Retraction Watch

Tracking retractions as a window into the scientific process

Former NIH scientist falsified images in hepatitis study: ORI

with 10 comments

Baoyan Xu, via NIH

Baoyan Xu, via NIH

A former postdoc at the National Institutes of Health (NIH) committed misconduct in a study of hepatitis by falsely claiming that data from a single trial subject were actually from more than a dozen different people, the Office of Research Integrity (ORI) has found.

The investigation was prompted by allegations made by readers of the paper. Baoyan Xu made what the ORI called “a limited admission” that “some better looking strips were repeatedly used as representatives for several times [sic].”

According to a report of the ORI’s findings to be published in the Federal Register tomorrow, the paper, “Hybrid DNA virus in Chinese patients with seronegative hepatitis discovered by deep sequencing, published earlier this year in the Proceedings of the National Academy of Sciences (PNAS):

involves a Western blot analysis of IgM and IgG antibodies from Chinese subjects in patients with non-A-E hepatitis and control subjects to test reactivity towards a newly discovered virus. Analysis of Figure 6 of the published paper and Figure S4 of the online supplemental information identified thirteen pairs of Western blot bands which had a common origin yet were labeled as from different subjects and usually as detecting a different class of immunoglobulin.

The paper has been cited twice, according to Thomson Scientific’s Web of Knowledge. It was a direct submission with a prearranged editor.

Xu, now at the Institute of Infectious Diseases, Southwest Hospital, Third Military Medical University, Chonqing, China, worked in Neal Young‘s lab. She agreed to supervision of any NIH-funded research for three years, and to not serve on any peer review committees for the same period of time.

Of potential interest to Retraction Watch readers: Young was the corresponding author of a 2008 paper with John Ioannidis and Omar Al-Ubaydli, “Why Current Publication Practices May Distort Science.”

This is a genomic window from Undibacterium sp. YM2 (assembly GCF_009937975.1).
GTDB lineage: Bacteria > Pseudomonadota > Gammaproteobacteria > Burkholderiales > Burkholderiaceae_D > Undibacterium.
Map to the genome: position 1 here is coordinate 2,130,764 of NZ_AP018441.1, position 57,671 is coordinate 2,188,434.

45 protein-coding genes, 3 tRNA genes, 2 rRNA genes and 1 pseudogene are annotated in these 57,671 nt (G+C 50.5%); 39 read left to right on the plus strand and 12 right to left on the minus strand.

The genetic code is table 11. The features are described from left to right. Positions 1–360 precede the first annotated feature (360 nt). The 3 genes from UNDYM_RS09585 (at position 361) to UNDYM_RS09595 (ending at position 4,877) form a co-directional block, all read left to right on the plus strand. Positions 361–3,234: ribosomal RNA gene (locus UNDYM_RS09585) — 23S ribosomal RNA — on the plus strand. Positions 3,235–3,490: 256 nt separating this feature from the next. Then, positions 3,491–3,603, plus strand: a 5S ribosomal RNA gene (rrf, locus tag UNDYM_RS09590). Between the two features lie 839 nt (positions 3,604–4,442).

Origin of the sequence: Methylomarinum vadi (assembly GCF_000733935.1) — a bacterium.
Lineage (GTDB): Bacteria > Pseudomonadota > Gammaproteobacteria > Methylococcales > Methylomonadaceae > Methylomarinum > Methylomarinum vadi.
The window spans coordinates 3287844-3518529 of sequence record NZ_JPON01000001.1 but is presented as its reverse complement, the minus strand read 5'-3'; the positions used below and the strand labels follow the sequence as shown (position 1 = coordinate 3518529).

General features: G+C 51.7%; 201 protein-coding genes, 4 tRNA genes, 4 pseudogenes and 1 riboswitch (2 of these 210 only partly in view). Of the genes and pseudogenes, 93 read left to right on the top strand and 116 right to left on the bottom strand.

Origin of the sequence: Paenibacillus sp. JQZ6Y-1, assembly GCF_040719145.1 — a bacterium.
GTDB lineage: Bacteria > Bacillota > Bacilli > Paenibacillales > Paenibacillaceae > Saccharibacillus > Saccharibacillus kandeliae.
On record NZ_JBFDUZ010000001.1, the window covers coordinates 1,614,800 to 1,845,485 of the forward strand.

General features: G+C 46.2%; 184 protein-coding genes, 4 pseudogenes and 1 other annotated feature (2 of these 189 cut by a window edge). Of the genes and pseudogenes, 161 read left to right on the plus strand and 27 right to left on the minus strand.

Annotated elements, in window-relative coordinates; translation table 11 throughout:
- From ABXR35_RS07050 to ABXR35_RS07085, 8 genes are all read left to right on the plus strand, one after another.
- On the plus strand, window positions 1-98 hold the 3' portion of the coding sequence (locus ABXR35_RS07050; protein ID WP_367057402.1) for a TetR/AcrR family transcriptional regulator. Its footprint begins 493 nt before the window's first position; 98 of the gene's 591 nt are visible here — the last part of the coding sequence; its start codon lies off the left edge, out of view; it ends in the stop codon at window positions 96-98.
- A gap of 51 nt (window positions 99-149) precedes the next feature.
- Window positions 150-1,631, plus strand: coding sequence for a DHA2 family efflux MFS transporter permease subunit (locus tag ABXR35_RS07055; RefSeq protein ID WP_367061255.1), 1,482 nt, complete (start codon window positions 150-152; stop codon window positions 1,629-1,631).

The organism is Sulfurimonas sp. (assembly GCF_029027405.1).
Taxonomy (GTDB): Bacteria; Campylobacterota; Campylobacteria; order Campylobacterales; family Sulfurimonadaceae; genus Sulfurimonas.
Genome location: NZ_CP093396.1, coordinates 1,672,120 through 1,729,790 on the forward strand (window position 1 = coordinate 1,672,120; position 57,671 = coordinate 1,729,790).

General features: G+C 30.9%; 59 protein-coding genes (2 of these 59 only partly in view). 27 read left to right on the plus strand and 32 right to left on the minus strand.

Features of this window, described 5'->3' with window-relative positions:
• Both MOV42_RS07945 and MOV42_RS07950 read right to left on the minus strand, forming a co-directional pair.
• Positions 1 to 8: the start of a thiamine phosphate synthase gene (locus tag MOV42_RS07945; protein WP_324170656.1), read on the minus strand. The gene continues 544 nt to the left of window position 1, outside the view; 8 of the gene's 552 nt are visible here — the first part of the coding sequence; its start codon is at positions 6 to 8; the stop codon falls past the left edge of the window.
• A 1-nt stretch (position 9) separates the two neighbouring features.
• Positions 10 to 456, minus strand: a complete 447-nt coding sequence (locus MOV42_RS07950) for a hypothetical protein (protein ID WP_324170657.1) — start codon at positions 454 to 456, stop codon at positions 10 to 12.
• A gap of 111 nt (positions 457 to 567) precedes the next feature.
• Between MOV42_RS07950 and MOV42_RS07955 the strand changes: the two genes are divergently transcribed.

Update, 4 p.m. Eastern, 12/31/13: Young forwarded our questions about why the paper was being corrected, rather than retracted, and whether any other papers would be affected, to the NIH, which tells us:

While the National Institutes of Health (NIH) and the Office of Research Integrity (ORI) take issues of data falsification very seriously, following a review by the NIH and ORI, it was determined that Dr. Xu’s contribution to the paper did not in any way effect the overall findings of the research. Since the findings still stand, only a correction is necessary and other papers should not be affected.

Written by Ivan Oransky

December 29th, 2013 at 9:30 am

Comments
  • rfg December 29, 2013 at 10:29 am

    Finding new virus sequence using Next Gen sequencing = not difficult (mail it in).

    Proving new virus causes disease = hard work. Requires real science skills, like western blots (current example), epi, etc. Not to mention fulfilling Koch’s Postulates.

    • rfg January 2, 2014 at 5:13 pm

      It does get worse:

      http://jvi.asm.org/content/87/22/11966.short

      “The finding of laboratory contamination as the origin of PHV suggests that NIH-CQV, which shares 100% amino acid identity with PHV, is most likely also a laboratory contaminant.”

  • Kevin Olter December 30, 2013 at 6:39 am

    “Xu, now at the Institute of Infectious Diseases, Southwest Hospital, Third Military Medical University, Chonqing, China” . Look at where she is now! Why would she care about not being able to apply for NIH funding anyway??? Plus, the penalty of not being allowed to sit on highly rewarding peer-review panels must be really unbearable for her.

  • Wastl December 31, 2013 at 2:39 am

    If you look at the “prearranged editor” for this PNAS paper, you will see that he is also an investigator at the NIH. Makes me wonder whether there is also some “conflict of interest” issue here … and may be a little bit too “generous reviewing” from the side of the journal. The “prearranged editor” submissions to PNAS are unfortunately still not real “direct submissions” and are frequently prone to less critical reviews …

  • Freeloader January 3, 2014 at 3:01 pm

    The Supporting Information for the Xu et al. paper is helpful enough to specify which kit was used for their viral DNA preps. Surprise, surprise…it was the same QIAamp MinElute kit that was found to be contaminated…

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